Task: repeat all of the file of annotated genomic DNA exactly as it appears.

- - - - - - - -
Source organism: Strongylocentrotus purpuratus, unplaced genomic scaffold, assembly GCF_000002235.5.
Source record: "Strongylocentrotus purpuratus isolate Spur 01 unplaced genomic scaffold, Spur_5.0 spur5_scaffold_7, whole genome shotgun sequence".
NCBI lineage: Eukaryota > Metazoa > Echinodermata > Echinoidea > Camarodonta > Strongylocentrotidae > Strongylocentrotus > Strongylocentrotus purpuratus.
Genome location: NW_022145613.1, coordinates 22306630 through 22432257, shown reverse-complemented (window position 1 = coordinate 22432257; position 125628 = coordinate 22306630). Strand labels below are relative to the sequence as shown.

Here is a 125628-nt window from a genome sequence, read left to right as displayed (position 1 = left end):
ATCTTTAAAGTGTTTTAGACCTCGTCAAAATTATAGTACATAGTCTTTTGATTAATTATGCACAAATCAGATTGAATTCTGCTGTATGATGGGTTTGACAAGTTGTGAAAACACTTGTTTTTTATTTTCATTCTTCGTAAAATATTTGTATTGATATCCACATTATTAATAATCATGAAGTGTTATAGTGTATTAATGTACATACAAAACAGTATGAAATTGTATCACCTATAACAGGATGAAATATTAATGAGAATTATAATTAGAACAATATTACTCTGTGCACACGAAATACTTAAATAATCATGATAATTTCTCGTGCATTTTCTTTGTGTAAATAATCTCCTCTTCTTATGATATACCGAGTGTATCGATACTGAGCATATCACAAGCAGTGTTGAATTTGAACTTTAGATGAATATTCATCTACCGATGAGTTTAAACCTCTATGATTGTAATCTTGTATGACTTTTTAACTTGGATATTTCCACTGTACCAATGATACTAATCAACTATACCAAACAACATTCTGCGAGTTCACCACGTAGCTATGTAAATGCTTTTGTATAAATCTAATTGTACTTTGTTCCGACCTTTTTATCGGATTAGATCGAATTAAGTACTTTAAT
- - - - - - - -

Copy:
Source organism: Strongylocentrotus purpuratus, unplaced genomic scaffold, assembly GCF_000002235.5.
Source record: "Strongylocentrotus purpuratus isolate Spur 01 unplaced genomic scaffold, Spur_5.0 spur5_scaffold_7, whole genome shotgun sequence".
NCBI lineage: Eukaryota > Metazoa > Echinodermata > Echinoidea > Camarodonta > Strongylocentrotidae > Strongylocentrotus > Strongylocentrotus purpuratus.
Genome location: NW_022145613.1, coordinates 22306630 through 22432257, shown reverse-complemented (window position 1 = coordinate 22432257; position 125628 = coordinate 22306630). Strand labels below are relative to the sequence as shown.

Here is a 125628-nt window from a genome sequence, read left to right as displayed (position 1 = left end):
ATCTTTAAAGTGTTTTAGACCTCGTCAAAATTATAGTACATAGTCTTTTGATTAATTATGCACAAATCAGATTGAATTCTGCTGTATGATGGGTTTGACAAGTTGTGAAAACACTTGTTTTTTATTTTCATTCTTCGTAAAATATTTGTATTGATATCCACATTATTAATAATCATGAAGTGTTATAGTGTATTAATGTACATACAAAACAGTATGAAATTGTATCACCTATAACAGGATGAAATATTAATGAGAATTATAATTAGAACAATATTACTCTGTGCACACGAAATACTTAAATAATCATGATAATTTCTCGTGCATTTTCTTTGTGTAAATAATCTCCTCTTCTTATGATATACCGAGTGTATCGATACTGAGCATATCACAAGCAGTGTTGAATTTGAACTTTAGATGAATATTCATCTACCGATGAGTTTAAACCTCTATGATTGTAATCTTGTATGACTTTTTAACTTGGATATTTCCACTGTACCAATGATACTAATCAACTATACCAAACAACATTCTGCGAGTTCACCACGTAGCTATGTAAATGCTTTTGTATAAATCTAATTGTACTTTGTTCCGACCTTTTTATCGGATTAGATCGAATTAAGTACTTTAAT